Wednesday, May 02, 2007

the unbearable vastness of being

About a year ago, I was in charge of a team meeting at work. This particular team begins every meeting with an icebreaker. On this occasion, I chose to ask my colleagues to develop a motto for themselves that captured their essence. These people came up with very nice mottos, having to do with their lives and personalities. Mine was equally appropriate: "Unhealthily obsessed with knowing everything."

In the last year, I've come to accept the impossibility, and the true detrimental effects of such an orientation, at least in the context of a harried graduate student who works full time. Not only that, but the better I understand anything, the better I understand nothing.

For multiple reasons, this past year has been nothing but a constant scramble. I have had no time for relaxing, unable to do so even when I was supposed to be. I haven't even really had time to think about my goals beyond finishing grad school, and even that is in jeopardy. This is partly due to the fact that I have a tendency to elevate everything to the level of a high priority. I also tend to have different priorities than those which my employers would like. As such, the last 8 months have been very frustrating. Kicking and screaming, I've given up nearly all my hobbies. I don't spend time working on my blog or researching and writing great posts, because that energy all belongs to work. In fact, even the energy I'd like to put into my thesis has belonged to work for the past two months. Now I've got less than three weeks to write another chapter so I can get a "satisfactory progress" on my project, and I'm simply not sure that can happen. Thesis development is simply not a mindless process. Sadly, there's no synergy between my work and my project that might otherwise have afforded me good thinking on the this front, and I find myself completely drained at the end of the day.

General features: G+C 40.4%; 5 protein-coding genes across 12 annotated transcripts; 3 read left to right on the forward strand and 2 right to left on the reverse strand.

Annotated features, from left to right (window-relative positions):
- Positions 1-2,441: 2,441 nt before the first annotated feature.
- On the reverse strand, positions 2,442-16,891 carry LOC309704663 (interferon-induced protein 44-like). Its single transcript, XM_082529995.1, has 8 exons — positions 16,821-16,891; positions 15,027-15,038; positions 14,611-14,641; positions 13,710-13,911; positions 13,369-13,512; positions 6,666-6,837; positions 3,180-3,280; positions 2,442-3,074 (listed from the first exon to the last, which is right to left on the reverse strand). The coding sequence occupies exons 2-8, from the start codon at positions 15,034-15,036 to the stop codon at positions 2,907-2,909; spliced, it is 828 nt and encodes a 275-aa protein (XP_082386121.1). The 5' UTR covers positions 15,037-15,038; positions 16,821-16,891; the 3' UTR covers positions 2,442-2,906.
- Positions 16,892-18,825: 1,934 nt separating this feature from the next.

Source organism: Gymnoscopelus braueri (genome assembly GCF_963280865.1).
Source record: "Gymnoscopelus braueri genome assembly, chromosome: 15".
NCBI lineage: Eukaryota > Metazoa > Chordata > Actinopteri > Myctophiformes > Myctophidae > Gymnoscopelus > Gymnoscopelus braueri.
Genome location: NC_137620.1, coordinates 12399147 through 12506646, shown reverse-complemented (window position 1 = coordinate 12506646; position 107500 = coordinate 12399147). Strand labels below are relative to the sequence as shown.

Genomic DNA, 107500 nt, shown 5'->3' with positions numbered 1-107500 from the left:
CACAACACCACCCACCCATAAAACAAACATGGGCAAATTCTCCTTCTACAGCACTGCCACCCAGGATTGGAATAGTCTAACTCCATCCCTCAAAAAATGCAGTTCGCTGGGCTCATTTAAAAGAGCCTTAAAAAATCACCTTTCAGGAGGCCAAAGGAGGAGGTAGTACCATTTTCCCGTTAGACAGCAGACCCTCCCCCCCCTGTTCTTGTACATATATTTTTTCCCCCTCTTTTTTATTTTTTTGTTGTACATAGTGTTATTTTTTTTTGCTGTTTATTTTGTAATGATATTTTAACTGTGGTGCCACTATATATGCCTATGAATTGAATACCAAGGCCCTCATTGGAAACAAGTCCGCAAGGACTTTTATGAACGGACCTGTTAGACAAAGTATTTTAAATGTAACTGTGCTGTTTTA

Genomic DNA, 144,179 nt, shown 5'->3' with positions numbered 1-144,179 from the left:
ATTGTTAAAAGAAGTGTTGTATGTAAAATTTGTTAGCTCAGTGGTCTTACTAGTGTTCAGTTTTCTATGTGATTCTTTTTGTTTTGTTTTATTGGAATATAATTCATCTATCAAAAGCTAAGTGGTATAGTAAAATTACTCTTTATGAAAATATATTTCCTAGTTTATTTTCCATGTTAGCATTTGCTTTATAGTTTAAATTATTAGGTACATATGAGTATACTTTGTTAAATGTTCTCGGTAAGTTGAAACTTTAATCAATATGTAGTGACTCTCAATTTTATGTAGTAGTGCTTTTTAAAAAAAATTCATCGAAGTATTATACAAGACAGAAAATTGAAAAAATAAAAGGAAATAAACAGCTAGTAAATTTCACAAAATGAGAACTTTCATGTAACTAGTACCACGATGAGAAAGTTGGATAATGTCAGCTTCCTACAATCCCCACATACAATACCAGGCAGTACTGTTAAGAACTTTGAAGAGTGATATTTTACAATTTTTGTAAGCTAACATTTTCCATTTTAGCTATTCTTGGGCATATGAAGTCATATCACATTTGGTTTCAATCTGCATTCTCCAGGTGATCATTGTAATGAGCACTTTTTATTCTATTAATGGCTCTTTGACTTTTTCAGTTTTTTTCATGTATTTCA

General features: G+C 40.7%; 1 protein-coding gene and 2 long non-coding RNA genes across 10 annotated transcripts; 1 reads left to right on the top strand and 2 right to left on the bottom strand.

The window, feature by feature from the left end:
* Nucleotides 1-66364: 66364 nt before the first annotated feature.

I've hit a wall. I've been wondering what happened to me. I used to be so good at this. Actually, what's occurred to me is that I need work and school to mirror each other better in order to work more quickly. Juggling 80-bazillion projects every day, then coming home and needing to quiet my mind for focused concentration is very nearly impossible for me. This frustration, driven by fear, feeds my compulsion to accumulate information as well, as the secret to stress-free productivity has got to be out there somewhere.

I've run out of options and excuses though. It's do or die time. Expect a lot of blogging about value-added modeling and teacher quality from here on out. I've got to use this space for dual purposes!

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